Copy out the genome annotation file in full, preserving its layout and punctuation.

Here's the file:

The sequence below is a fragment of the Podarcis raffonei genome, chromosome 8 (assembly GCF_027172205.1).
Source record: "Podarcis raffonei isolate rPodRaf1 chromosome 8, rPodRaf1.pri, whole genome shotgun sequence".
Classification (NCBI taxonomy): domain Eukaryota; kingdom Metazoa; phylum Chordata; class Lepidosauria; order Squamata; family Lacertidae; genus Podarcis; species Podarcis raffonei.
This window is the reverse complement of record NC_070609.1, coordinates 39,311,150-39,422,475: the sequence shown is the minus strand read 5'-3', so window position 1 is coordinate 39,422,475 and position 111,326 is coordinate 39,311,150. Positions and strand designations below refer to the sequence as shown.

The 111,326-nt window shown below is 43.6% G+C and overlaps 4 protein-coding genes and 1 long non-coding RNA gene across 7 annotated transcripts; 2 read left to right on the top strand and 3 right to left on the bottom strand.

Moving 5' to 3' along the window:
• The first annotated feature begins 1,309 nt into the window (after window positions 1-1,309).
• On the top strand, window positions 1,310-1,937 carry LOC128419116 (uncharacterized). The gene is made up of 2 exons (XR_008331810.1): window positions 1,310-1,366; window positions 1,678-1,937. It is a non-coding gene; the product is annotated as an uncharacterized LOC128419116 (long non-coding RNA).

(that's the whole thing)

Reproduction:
The sequence below is a fragment of the Podarcis raffonei genome, chromosome 8 (assembly GCF_027172205.1).
Source record: "Podarcis raffonei isolate rPodRaf1 chromosome 8, rPodRaf1.pri, whole genome shotgun sequence".
Classification (NCBI taxonomy): domain Eukaryota; kingdom Metazoa; phylum Chordata; class Lepidosauria; order Squamata; family Lacertidae; genus Podarcis; species Podarcis raffonei.
This window is the reverse complement of record NC_070609.1, coordinates 39,311,150-39,422,475: the sequence shown is the minus strand read 5'-3', so window position 1 is coordinate 39,422,475 and position 111,326 is coordinate 39,311,150. Positions and strand designations below refer to the sequence as shown.

The 111,326-nt window shown below is 43.6% G+C and overlaps 4 protein-coding genes and 1 long non-coding RNA gene across 7 annotated transcripts; 2 read left to right on the top strand and 3 right to left on the bottom strand.

Moving 5' to 3' along the window:
• The first annotated feature begins 1,309 nt into the window (after window positions 1-1,309).
• On the top strand, window positions 1,310-1,937 carry LOC128419116 (uncharacterized). The gene is made up of 2 exons (XR_008331810.1): window positions 1,310-1,366; window positions 1,678-1,937. It is a non-coding gene; the product is annotated as an uncharacterized LOC128419116 (long non-coding RNA).